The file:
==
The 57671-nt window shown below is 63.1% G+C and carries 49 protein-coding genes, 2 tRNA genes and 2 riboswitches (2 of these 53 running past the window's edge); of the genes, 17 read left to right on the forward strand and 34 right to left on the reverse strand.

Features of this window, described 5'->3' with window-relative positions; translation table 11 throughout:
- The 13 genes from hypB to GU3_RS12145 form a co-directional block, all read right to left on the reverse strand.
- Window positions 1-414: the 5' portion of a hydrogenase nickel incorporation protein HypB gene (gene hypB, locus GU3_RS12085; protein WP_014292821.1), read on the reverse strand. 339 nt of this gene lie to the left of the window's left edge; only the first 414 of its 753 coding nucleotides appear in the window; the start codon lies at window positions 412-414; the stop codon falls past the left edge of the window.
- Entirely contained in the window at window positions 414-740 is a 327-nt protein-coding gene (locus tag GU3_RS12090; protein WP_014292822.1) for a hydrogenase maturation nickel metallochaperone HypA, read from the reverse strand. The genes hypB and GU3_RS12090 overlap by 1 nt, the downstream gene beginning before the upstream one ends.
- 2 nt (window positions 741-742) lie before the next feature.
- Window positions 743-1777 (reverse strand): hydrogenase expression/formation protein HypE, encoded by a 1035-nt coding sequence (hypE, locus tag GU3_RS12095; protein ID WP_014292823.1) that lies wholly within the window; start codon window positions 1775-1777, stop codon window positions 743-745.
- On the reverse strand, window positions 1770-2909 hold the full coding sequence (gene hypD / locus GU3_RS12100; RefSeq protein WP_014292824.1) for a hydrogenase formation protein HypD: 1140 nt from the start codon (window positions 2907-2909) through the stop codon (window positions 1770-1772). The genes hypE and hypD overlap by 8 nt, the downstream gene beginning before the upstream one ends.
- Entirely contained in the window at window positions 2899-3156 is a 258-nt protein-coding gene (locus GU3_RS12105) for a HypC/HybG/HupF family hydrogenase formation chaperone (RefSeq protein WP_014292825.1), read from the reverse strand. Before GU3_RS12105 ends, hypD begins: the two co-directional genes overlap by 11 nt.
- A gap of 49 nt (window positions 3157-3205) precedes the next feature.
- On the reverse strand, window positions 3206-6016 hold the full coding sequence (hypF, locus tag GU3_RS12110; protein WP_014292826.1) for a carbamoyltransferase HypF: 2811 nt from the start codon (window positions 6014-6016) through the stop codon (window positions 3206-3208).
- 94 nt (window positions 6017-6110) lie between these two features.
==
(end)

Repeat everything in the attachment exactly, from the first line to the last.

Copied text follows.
The 57671-nt window shown below is 63.1% G+C and carries 49 protein-coding genes, 2 tRNA genes and 2 riboswitches (2 of these 53 running past the window's edge); of the genes, 17 read left to right on the forward strand and 34 right to left on the reverse strand.

Features of this window, described 5'->3' with window-relative positions; translation table 11 throughout:
- The 13 genes from hypB to GU3_RS12145 form a co-directional block, all read right to left on the reverse strand.
- Window positions 1-414: the 5' portion of a hydrogenase nickel incorporation protein HypB gene (gene hypB, locus GU3_RS12085; protein WP_014292821.1), read on the reverse strand. 339 nt of this gene lie to the left of the window's left edge; only the first 414 of its 753 coding nucleotides appear in the window; the start codon lies at window positions 412-414; the stop codon falls past the left edge of the window.
- Entirely contained in the window at window positions 414-740 is a 327-nt protein-coding gene (locus tag GU3_RS12090; protein WP_014292822.1) for a hydrogenase maturation nickel metallochaperone HypA, read from the reverse strand. The genes hypB and GU3_RS12090 overlap by 1 nt, the downstream gene beginning before the upstream one ends.
- 2 nt (window positions 741-742) lie before the next feature.
- Window positions 743-1777 (reverse strand): hydrogenase expression/formation protein HypE, encoded by a 1035-nt coding sequence (hypE, locus tag GU3_RS12095; protein ID WP_014292823.1) that lies wholly within the window; start codon window positions 1775-1777, stop codon window positions 743-745.
- On the reverse strand, window positions 1770-2909 hold the full coding sequence (gene hypD / locus GU3_RS12100; RefSeq protein WP_014292824.1) for a hydrogenase formation protein HypD: 1140 nt from the start codon (window positions 2907-2909) through the stop codon (window positions 1770-1772). The genes hypE and hypD overlap by 8 nt, the downstream gene beginning before the upstream one ends.
- Entirely contained in the window at window positions 2899-3156 is a 258-nt protein-coding gene (locus GU3_RS12105) for a HypC/HybG/HupF family hydrogenase formation chaperone (RefSeq protein WP_014292825.1), read from the reverse strand. Before GU3_RS12105 ends, hypD begins: the two co-directional genes overlap by 11 nt.
- A gap of 49 nt (window positions 3157-3205) precedes the next feature.
- On the reverse strand, window positions 3206-6016 hold the full coding sequence (hypF, locus tag GU3_RS12110; protein WP_014292826.1) for a carbamoyltransferase HypF: 2811 nt from the start codon (window positions 6014-6016) through the stop codon (window positions 3206-3208).
- 94 nt (window positions 6017-6110) lie between these two features.